Matt Barrett's Death. Portland, April 5th. Matt Barrett, a well known gambler, died last night of consumption. Tbs remains have been sent to San Franckco by to-day's steamer. and Beads.
Nbw Yobi. April 5tb. Silver bars 114J Monsy, 3g6. Governments, strong. Stocks, strong; Western Union 97.
Quick silver, Hi; Pacific Mail, 41J; Mariposa, Wells, Fargo ft 127; New York Central, 132J; Erie, Panama, 190; Union Pacific, bonds 116J; Central Pacific, 915 bonds, U4; Sntro, f. Philadelphia, April 5th. Arrived, Illinois. West.ra Markets. Cincinnati, April 5th.
Whisky, $1 17. ALAMEDA ITEMS. SperiuUg Reported far The Tribune. Alameda Council of Chosen Friends, No. 27, meets to-night at the West End.
Alameda Lodge, No. 5, of United Workmen, meets this evening at Odd Fellow's Hall. Last svening the muffled bell of the Central Hose Company tolled out sixty solemn knell strokes, one minute apart, in agony brer the event of the hour, the victory of the Chinese bill. The horse-car" read on Santa Clara avenue continues to be a desolate waste. The residents along the line are suffering for lack cf traveling facilities, and thoee who have invested in the property an correspondingly despondent.
Tha people want the line across tbe bridge. The Board of Education met Tuesday svening, all ths members present, Piesi-deot Barton in the chair. After the Approval of the minutes, a petition was received and placed en file, from George Fex, asking for a position as janitor. The report of the Town Engineer concerning sewerage at the High School, and referred from tbe Board of Town Trustees to the Board of Education, was on motion referred to the Committee on School Houses and Sites with instructions to prepare plans for tbe next meeting. -The petition for a new school house in the Encinal District, was placed on file.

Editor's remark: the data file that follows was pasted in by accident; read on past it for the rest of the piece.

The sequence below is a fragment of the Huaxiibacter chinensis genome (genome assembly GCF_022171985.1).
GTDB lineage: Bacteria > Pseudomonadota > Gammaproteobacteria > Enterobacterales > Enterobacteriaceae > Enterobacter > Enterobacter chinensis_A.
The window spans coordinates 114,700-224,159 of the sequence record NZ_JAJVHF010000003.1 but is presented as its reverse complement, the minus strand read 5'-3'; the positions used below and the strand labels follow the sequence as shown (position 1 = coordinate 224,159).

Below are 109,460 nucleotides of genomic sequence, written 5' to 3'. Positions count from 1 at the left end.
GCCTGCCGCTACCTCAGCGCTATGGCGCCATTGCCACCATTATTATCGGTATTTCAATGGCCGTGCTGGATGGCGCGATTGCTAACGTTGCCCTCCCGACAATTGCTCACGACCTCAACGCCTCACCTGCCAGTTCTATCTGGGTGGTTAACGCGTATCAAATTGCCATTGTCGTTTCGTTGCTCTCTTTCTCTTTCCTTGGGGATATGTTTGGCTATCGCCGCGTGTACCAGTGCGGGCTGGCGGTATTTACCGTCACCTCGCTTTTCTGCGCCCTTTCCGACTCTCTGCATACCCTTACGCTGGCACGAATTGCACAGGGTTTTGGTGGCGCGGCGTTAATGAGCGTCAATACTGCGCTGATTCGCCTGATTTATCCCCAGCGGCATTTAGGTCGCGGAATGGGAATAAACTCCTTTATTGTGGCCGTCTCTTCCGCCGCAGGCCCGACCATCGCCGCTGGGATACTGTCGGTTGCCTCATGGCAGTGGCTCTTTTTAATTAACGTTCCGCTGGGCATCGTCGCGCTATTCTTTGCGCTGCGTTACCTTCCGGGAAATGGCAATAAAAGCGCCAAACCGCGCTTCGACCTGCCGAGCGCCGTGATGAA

The Superintecdent reported that ths Senior Claes of the High School wished to have the graduating exercises one week before the end of the tersb, and the High School Committee recommended the same. The request was granted. Mr. Petterson was granted permission to attend the Porter School. A fractional appleman addressed the Board, and he and his apples were referred to the Committee on Classification, after which the Board speedily adjourned.
The Board of Town Trustees met last evening. Present Messrs. Whidden, Ed-son. Lancaster and Marcy; John Ellsworth, Clerk. Minutes of last meeting read and approved.
Mr. Whidden reported that, in tbe matter of filling tbe holes on the Webster street roadway, the amount appropriated would be insufficient. Mr. Edson reported that the sewer on Grand street had only been extended te the bluff bank. Tbe Town Engineer "being called upon, said that it would be carried out, as originally intended, within a few days, the delay being caused by a question as to the best material to be used.
The following hills were ordered paid on the report of the Finance snd Auditing Committee: B. Harter, repairing Thomp son Hose cart, $16; Seth Thomas Clock Company, one eight-day clock, flO 50; chneder Victors, fuel, $23 50; A. S. Hartwick, repairing water cart, $6 50; W. T.
Valentine, assisting Town Surveyor, $3 50; Thomas Kelly, work on street. $8 75; John Bran nan, shells and gravel for Beach street road, F. W. Greeley, expressage, D. Morris, assisting the Town Surveyor.
$2 50. The Fire and Water Committee 1 sported that they approved of the raising of the bell-tower ui Whidden Hose the following bids wers mads for doipg ths work: A. Uenke, $230; John F. Uurtw, $300; J. Conrad, $212.
On motion of Mr. Edseo, the contract was awarded to Mr. Conrad, the work to be done nnder the supervision of the Committee, with Mr. Whidden added. Ths Chief of Police submitted his report for tbe month of March.